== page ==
Photo Credit: Trocaire via Flickr
Catholic Communications Office representatives share a meal in the illegal shantytown of Susiya with members of Rabbis for Human rights and B'Tselem.

The New York Review of Books is not renowned for embracing Israel unless it is with a literary choke-hold.

Fifteen years ago, historian Tony Judt labeled the Jewish state an “anachronism” that is “bad for the Jews” in its pages. The mantle of Israel-bashing, however, has since been passed to other Jewish academics who, like Judt, believe that the Jewish state is worthy of their loathing.


The March 7th issue of The New York Review of Books features a review of a book by historian David Shulman who immigrated to Israel from Iowa following his graduation from high school after the Six-Day War. Serving in the IDF during Israel’s invasion of Lebanon in 1982, he subsequently became an expert on the languages of India and enjoyed a distinguished academic career at the Hebrew University.

Winner of the Israel Prize in 2016, Shulman donated his award funds to Ta’ayush, which supports Palestinian farmers living in the South Hebron hills. There, for many years, he has spent every Shabbat protecting besieged Palestinian shepherds and farmers from the Jewish settlers whom he despises. Describing them as “sociopathetic” Israelis who enjoy “unfettered freedom to terrorize the local Palestinian population,” Shulman feels “responsible for the atrocities committed in my name” by settlers and the soldiers who protect them.

In his book, Freedom and Despair, Shulman confesses to a “nagging sense of futility and despair.” He once imagining that the peace camp was the catalyst for “a mass movement for peace,” but his dream was shattered by “the vast machinery of the Occupation,” a “systemic wickedness” that is an “insult to human dignity on a mass scale.” Realizing that he could “never be free in any meaningful way if [Palestinians] are not free,” he laments “the brutal harassment by soldiers and settlers” of innocent shepherds as the Israeli government pursues its “greater annexationist goal.”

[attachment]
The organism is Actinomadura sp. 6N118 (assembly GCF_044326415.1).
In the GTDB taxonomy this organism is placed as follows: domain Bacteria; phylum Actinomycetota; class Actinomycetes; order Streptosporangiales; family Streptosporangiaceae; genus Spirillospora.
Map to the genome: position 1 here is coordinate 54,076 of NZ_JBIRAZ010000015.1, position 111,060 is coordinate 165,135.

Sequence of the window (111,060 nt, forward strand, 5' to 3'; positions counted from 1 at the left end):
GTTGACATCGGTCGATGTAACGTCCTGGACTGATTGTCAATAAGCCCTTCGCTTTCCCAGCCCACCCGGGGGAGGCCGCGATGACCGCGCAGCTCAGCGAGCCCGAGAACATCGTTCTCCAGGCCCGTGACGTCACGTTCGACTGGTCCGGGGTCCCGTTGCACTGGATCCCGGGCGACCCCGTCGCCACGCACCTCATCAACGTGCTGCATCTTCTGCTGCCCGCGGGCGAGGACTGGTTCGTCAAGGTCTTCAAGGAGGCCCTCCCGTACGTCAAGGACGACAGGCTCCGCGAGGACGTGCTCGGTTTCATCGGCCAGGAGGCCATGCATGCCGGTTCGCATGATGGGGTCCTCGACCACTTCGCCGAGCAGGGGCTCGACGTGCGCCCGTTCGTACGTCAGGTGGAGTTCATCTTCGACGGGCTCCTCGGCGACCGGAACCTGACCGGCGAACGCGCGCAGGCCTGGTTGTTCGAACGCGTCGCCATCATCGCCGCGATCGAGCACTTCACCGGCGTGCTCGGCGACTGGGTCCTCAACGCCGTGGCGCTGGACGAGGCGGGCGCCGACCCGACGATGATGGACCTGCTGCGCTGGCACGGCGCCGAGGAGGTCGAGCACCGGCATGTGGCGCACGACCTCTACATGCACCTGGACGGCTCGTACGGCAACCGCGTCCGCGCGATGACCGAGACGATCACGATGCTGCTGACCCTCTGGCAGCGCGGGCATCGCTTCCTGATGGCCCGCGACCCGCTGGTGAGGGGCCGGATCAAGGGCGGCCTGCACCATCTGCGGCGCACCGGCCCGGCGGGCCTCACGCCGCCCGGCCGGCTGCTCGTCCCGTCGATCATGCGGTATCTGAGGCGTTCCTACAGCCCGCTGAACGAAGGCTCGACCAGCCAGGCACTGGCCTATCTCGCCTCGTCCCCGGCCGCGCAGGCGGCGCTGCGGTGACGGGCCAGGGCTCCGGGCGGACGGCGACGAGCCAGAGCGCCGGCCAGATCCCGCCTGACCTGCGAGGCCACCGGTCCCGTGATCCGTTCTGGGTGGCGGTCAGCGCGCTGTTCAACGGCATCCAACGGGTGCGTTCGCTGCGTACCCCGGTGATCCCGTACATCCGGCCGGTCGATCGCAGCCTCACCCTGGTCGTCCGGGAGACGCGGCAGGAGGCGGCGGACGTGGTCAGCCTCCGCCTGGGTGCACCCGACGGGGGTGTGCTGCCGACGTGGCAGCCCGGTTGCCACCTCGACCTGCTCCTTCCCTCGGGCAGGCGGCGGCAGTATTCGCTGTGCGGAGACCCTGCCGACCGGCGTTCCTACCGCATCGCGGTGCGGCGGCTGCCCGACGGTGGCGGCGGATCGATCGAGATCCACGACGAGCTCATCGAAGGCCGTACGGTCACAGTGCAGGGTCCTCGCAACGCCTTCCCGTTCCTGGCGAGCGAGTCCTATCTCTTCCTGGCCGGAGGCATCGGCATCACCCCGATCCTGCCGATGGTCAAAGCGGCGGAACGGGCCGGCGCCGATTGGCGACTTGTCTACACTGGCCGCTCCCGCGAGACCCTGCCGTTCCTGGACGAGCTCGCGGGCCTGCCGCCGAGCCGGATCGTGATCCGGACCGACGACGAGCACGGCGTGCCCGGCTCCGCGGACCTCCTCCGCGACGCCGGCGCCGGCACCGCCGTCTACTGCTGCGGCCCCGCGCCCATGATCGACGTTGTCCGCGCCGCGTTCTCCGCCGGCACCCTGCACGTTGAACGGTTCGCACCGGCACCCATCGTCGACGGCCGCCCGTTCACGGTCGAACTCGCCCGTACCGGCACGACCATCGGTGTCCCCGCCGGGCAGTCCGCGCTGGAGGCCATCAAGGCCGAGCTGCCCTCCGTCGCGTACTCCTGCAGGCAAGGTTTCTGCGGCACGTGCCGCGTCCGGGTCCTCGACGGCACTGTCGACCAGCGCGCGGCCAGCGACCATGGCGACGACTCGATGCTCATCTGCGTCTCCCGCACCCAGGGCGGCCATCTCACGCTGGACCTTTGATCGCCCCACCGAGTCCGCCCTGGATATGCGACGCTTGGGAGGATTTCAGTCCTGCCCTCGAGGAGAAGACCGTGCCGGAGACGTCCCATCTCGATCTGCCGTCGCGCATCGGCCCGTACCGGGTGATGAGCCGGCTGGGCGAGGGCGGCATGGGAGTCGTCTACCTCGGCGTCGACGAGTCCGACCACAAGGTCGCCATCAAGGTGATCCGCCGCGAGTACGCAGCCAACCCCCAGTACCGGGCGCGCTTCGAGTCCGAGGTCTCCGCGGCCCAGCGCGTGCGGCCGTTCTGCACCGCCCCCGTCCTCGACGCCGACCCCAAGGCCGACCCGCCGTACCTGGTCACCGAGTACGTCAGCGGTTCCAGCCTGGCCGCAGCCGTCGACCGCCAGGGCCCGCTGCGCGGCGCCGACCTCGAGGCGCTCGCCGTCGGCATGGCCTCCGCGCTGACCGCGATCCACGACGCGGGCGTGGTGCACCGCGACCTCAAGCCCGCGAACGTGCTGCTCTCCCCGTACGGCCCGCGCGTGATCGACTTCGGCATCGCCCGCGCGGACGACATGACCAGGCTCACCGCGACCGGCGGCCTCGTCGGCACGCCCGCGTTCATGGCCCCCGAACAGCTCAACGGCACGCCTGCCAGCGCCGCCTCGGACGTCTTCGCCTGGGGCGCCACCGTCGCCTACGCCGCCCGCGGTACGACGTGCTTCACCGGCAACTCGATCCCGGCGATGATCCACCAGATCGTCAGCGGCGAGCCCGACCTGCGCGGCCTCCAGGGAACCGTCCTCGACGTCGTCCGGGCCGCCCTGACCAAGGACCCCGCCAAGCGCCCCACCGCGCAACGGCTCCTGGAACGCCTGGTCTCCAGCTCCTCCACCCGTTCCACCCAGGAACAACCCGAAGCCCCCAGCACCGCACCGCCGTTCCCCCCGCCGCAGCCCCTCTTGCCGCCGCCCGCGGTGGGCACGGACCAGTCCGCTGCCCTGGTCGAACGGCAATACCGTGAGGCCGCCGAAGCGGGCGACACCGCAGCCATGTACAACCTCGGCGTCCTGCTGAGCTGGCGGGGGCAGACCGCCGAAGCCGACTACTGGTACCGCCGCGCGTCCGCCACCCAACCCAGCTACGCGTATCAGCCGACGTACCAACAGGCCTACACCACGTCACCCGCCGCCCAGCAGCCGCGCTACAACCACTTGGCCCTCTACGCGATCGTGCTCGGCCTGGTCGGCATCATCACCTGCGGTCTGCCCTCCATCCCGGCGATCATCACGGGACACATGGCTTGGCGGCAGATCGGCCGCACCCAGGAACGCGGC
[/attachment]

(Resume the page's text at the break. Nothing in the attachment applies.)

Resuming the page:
Nowhere in his book, focused on the South Hebron hills, does Shulman mention the horrific 1929 massacre in Hebron in which 67 Jewish residents and yeshivah students were murdered by Arabs for the crime of being Jews. Hebron became Judenrein until, after the Six-Day War, Jews began to return to their ancient holy city, burial place of the patriarchs and matriarchs of the Jewish people and King David’s first capital city. But Shulman lacerates Hebron (where several hundred Jews are surrounded by 200,000 Palestinians) and other settlements as a “corrupt regime of theft and dispossession.”

Among Shulman’s favorite targets is the besieged Palestinian mountain village of Susya. Had Shulman bothered to google Susya, he would have learned that it is “the site of an ancient Jewish village” with archeological remains from a fourth- to fifth-century synagogue. Who, then, are the “occupiers”: Jews or the Islamic warriors who converted the site into a mosque and their Muslim disciples?

A frequent contributor to The New York Review of Books, Shulman received a glowing review of his work by Raja Shehadeh, a prominent Palestinian lawyer who founded the human-rights group Al-Haq. Shehadeh focuses on violence (“almost weekly”) by settlers against West Bank Palestinians. Palestinian violence against Jews is ignored, of course. The recent shooting of a pregnant Israel woman whose premature baby died three days later, and the rape and murder of a 19-year-old Israeli woman by a Hebron Muslim yearning to be a martyr occurred too late for inclusion (or evasion) in his article.

Shehadeh, like Shulman, believes that settler claims to biblical Judea and Samaria are “mythical.” Drawing upon Shulman’s narrative, Shehadeh concludes that “in this battle against [Israeli] fascism,” Palestinians and Israelis ”must fight together.” Shulman and Shehadeh are their self-appointed verbal warriors.

JNS recently published a brief account of the destruction by Arabs of 200 cherry trees and grapevines in Kfar Etzion, at the edge of Shulman’s beloved Palestinian enclave. Perhaps Shulman (and Shehadeh) should consider condemning the rampage the next time they write for The New York Review of Books.



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Jerold S. Auerbach, professor emeritus of history at Wellesley College, is the author of “Print to Fit: The New York Times, Zionism and Israel, 1896-2016."